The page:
On Sunday night, Jews began Sukkot, the Festival of Huts -- vulnerable huts with a leafy, leaky roof, open to the stars, the rain, the Holy Wind that breathes all life.
Traditionally, the people were to live in them, sleep in them for seven days and nights. Live for a week each fall in these most ancient, primordial homes made by early human beings -- just as we are to eat for a week, each springtime, the primordial food of human beings who had learned to manage fire: a flat, unrisen bread of flour and water, baked for 18 minutes with no yeast, no salt, no flavoring.
Both festivals remind us of the most simple paths of living, remind us that our fancy homes of clever architecture and indoor toilets, our fancy dishes brought from five thousand miles away, may not be as solid, permanent, as these flimsy huts and barely fired foods. Billions of people in our world live in homes as flimsy, eat food as bare. Sukkot and Passover may remind us of them as well as of our earliest ancestors.
Are these the homes wherein we should be dwelling all our days? No, but remembering, experiencing them in our bodies for a moment, is a gift of life.
Every night, Jews pray to YHWH, the Holy Interbreathing of all life: "Spread over us the sukkah of shalom." Not a fortress of invincibility, a palace of triumph and security, a temple of orderly and muttered prayer -- but these huts where anything might happen. From outside, a storm. A robber. From inside, an "O!" of radical amazement at the awesome beauty, awesome terror, of the world around us. A breath of some new way of praising the One Who Breathes us.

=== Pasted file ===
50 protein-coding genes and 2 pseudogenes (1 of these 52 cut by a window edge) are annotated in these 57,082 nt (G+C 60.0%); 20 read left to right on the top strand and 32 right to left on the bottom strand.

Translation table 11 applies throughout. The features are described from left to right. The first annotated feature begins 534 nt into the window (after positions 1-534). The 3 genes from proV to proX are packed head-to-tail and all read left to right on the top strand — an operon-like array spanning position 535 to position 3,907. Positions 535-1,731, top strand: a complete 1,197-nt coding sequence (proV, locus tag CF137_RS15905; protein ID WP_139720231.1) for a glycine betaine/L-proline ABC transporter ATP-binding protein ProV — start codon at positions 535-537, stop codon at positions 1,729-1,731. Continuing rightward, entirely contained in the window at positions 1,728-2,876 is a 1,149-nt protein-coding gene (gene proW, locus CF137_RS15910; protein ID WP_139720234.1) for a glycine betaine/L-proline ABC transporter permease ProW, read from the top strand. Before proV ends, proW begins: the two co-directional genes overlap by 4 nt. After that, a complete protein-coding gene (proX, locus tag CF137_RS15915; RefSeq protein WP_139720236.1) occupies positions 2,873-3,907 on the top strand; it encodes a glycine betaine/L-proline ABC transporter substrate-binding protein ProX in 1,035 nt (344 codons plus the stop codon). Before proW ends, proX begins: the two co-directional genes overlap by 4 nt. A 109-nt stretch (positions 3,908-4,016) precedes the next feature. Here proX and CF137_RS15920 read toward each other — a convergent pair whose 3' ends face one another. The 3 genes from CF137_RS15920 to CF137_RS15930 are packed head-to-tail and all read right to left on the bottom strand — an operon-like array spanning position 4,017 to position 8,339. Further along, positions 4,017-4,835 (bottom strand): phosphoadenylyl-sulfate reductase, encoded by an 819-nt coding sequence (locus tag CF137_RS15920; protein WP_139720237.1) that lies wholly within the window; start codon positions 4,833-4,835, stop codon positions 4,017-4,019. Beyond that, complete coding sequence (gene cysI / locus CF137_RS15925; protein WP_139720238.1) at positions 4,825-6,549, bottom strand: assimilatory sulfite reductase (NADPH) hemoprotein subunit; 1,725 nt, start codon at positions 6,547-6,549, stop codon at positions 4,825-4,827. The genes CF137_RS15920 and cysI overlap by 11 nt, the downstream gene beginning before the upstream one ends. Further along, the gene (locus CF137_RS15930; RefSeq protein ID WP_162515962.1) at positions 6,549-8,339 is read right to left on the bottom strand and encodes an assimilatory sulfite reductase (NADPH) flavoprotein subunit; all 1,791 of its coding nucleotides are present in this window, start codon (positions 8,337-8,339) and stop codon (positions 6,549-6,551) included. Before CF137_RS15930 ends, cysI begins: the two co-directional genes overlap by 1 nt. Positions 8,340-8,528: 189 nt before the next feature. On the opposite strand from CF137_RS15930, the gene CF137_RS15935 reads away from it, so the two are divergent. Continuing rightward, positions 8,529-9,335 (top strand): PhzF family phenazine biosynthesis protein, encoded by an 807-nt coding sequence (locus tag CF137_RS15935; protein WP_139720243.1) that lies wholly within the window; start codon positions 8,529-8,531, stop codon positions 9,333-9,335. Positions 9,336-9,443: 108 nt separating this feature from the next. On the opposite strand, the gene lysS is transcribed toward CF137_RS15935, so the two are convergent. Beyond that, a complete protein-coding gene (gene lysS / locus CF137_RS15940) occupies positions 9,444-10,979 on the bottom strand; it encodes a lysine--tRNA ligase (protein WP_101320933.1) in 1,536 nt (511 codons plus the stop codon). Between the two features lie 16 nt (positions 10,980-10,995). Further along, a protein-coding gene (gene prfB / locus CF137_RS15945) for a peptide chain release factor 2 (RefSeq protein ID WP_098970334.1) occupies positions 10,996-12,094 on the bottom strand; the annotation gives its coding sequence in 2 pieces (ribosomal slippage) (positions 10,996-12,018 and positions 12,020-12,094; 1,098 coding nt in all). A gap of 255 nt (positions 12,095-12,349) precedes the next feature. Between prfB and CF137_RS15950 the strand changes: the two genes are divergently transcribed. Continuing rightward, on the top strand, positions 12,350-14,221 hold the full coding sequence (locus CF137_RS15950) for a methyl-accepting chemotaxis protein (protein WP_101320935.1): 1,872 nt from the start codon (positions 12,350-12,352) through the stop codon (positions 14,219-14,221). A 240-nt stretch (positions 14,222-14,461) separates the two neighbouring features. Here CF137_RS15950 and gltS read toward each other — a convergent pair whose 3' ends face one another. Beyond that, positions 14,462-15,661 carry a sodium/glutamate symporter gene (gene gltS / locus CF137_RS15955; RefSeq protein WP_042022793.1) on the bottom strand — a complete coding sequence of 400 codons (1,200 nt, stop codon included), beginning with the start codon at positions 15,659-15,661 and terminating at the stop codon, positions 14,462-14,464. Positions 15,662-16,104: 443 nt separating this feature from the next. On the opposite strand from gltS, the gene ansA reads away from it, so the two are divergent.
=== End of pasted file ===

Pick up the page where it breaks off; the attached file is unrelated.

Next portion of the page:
The teaching: We, all humankind, live in a sukkah, vulnerable. No great Twin Towers, no Pentacle of Power, is invincible. Only the shared knowledge of that truth can bring us peace.
When such an undefended, vulnerable building as the U.S. consulate in Benghazi, Libya, was attacked, its officials murdered, what happened to its assailants? The citizens of Libya rallied to destroy their military base, scatter their organization of attackers, terrorists.
Out of love they acted. Love for the Ambassador who was bringing expressive love and practical love -- schools, health clinics -- to the Libyan people.
Not drones and bombs, but Love responding to love.
Is it impossible for a president who thinks his power is undergirded by drones and bombs to notice and publicly applaud the love that is a different kind of power? To reaffirm in the ambassador's memory that his path is the one America intends to walk?
Am I saying that violence as a path of resistance to oppressive violence and murderous attack is NEVER justified, that only nonviolence is ethical? No, I am not, though some people I respect do hold that view. I do think that under extreme circumstances, violence in a society's self-defense may be necessary. But I think that far more often, the use of what is claimed to be self-defensive violence turns out to spark another round of far more violence, whereas creative, persistent nonviolence -- practical love -- can often, not always, end tyranny and terrorism.
Martin Luther King defined both our goal and the means to get there: The Beloved Community, brought about by a revolution of values. In our generation, he said, "The choice is not between violence and nonviolence but between nonviolence and nonexistence." The closer we can come to embodying that practice in our present, the closer we will come to achieving that vision of the future.
Tonight and every night and every dawning, You Who are the Interbreathing of all life, spread over all of us the sukkah of shalom.
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